In the Pink, by Elayne Riggs
I visited my mom’s house for Mother’s Day, which always seems to include watching baseball, as Mom and I are both fans of the game. No, honest, this isn’t another column about sports! It’s about pink.
You see, every year on Mother’s Day, Major League Baseball provides its teams with pink bats, pink ribbons and so forth. It’s all Komen-driven, of course. The Susan G. Komen Foundation has become the country’s largest breast cancer charity due largely to its habit of painting things pink.
And so we watched not only pink bats, but pink-ringed bases and pink home plates and pink wrist bands and pink caps in the crowd and Jose Reyes even had pink shoelaces for the occasion. It was, as always, very cool. It would have been even nicer if the Mets announcers had actually noted the real reason for the pink; instead, the disappointingly misogynist Keith Hernandez said it was for Mother’s Day. ‘Cause, uh, Moms like pink, I guess, Keith? Seriously, do you know the difference between "for" Mother’s Day and "on" Mother’s Day at all?
I was surprised to find out that Komen isn’t the only charity focused on pink. Apparently a number of other less reputable places engage in "pink washing," where it’s not as clear where your breast cancer charity money’s actually going. In fact, Breast Cancer Action has a website called Think Before You Pink which reminds folks that "breast cancer is about women’s lives, not a marketing opportunity," and that there are a lot of places riding the bandwagon just to make a profit.
Most of the pink products I see, however, appear to be from Komen’s "Promise Shop." The author the above-mentioned TIME article quotes is right when she notes that shopping pink for a cause is very seductive. They’re right. I love my pink santoku knife so much that I bought one for my Mom too. I’ll deliberately stop at a display stand in Bed, Bath and Beyond or Staples if I see a number of pink products that aren’t ordinarily pink. Do I really need a pink highlighter or Post-It pad? Why, of course not, but the Komen displays are just so… so… cool! I must need it somehow!
Okay, I fib a bit. I don’t automatically buy every cute little pinkish product I see from Komen, although I do ogle most of them. In fact, I’m often torn by this whole pinking thing, because as a second-wave feminist my instinct is to shy away from color coding consumerism. After all, this country (at whose expense other countries are having quite the laugh, by the way) now raises its citizens from birth to believe that "pink is for girls, blue is for boys." Did you know that this wasn’t always the case? Even in the last century, pink was considered the proper hue for boys as it was thought to be the stronger color (in the Christian tradition, red was associated as male, so its "little sibling" pink was used for boys; whereas blue was associated with the Virgin Mary and thus was deemed appropriate for girls). Following the first World War, blue was used extensively for men’s uniforms, and thus became associated as more of a masculine color. From the 1940’s onward, Madison Avenue pushed "think pink" for women. So really, we’re talking about a period of time younger than my Mom! And it’s not only arbitrary but it’s just plain silly. I’m hard-pressed enough to fall for the "dolls are for girls (particularly given how many boys and men collect ‘action figures’) and tools are for boys" nonsense without succumbing to this completely fabricated hue-based biological determinism!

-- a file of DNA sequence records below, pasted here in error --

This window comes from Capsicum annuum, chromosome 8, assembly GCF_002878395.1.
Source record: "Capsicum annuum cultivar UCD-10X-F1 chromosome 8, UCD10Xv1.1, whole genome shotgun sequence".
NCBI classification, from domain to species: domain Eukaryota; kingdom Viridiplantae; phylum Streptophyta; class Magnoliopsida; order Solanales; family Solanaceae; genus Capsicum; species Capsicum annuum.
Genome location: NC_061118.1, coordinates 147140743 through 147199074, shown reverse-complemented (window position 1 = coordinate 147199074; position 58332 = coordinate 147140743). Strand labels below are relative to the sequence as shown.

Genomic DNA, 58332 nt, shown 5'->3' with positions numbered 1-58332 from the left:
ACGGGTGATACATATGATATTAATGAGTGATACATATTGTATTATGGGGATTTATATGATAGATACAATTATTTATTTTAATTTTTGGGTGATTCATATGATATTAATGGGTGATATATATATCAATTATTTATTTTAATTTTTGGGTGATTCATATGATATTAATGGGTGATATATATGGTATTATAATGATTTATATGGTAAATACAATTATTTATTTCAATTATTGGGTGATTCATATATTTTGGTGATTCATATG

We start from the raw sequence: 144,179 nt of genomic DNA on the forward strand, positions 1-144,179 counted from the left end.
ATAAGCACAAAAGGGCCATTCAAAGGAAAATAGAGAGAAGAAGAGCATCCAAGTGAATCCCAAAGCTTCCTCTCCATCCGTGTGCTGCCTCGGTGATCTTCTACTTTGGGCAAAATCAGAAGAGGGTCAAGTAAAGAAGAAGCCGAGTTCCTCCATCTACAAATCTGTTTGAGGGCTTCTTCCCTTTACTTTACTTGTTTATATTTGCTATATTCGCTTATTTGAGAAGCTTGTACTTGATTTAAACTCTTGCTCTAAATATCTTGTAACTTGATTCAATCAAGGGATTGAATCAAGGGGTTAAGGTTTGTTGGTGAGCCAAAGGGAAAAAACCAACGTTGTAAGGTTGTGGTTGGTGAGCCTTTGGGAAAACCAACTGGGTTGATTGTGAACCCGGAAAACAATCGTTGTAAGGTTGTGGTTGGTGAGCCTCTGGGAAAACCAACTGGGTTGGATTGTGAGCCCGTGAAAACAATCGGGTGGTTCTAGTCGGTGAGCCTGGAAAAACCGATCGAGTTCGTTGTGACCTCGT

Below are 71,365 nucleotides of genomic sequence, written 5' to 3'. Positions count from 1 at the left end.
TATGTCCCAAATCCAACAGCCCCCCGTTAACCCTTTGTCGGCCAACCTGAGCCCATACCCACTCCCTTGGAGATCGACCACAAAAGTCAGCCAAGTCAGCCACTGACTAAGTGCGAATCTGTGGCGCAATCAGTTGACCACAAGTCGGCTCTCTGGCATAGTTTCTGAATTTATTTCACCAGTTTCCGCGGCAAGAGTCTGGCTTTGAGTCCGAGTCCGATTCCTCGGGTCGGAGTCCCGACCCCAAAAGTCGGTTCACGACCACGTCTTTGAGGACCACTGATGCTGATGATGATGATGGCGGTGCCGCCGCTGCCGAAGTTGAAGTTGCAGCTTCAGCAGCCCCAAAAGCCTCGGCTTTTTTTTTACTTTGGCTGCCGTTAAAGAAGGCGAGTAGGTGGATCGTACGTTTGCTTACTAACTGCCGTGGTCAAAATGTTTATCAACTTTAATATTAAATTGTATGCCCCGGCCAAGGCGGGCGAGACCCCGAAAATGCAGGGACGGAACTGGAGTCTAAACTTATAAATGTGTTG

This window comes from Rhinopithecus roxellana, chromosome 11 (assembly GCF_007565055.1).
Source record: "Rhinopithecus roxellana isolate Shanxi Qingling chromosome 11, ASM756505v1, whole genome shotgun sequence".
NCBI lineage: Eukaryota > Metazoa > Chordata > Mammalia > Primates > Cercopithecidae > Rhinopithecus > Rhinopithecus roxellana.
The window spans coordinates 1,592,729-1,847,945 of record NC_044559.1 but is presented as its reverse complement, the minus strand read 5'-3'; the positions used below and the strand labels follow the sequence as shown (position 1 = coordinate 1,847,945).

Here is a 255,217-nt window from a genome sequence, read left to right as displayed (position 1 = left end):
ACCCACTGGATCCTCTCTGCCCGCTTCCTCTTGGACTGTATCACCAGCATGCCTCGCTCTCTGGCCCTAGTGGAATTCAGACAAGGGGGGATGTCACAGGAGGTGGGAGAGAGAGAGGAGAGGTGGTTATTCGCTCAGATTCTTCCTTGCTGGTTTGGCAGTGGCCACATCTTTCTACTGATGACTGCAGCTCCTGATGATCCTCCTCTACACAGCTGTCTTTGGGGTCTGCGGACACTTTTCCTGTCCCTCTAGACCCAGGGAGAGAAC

It drives me nuts when I see "women’s auxiliary" sites which feature pink as the colour des femmes, because gearing your site towards, for instance, female travelers featuring practical concerns and such is much harder than simply making your search bar pretty in pink. And getting women interested in home improvement by pink-ifying tool belts and tool kits is just condescending. Unless of course there’s a breast cancer charity involved. (But even then, only 10%?)
I’m mostly torn about all this because, yes, I admit it — pink has been my favorite color since I was a little girl. Oh sure, when I entered my teen years I had my parents repaint my bedroom to lavender (which is, after all, pretty much pink plus blue) because at the time pink seemed just too juvenile. But really, deep down, it’s always been pink. Even today, with a wardrobe in a rainbow of hues, I still think I look best in pink. I think my husband would look good in that color as well. After all, our bathroom is pink, and he’s secure enough in his manhood to use that!
Unfortunately, I don’t think most cats come in pink yet, at least not naturally.
Elayne Riggs blogs here, where the décor is all sorts of orange shades to fool the public. She thinks maybe someday she would like a pink keyboard and mouse. She likes Barry Deutsch’s Hereville in part because that comic features pink as an integral part of its palette.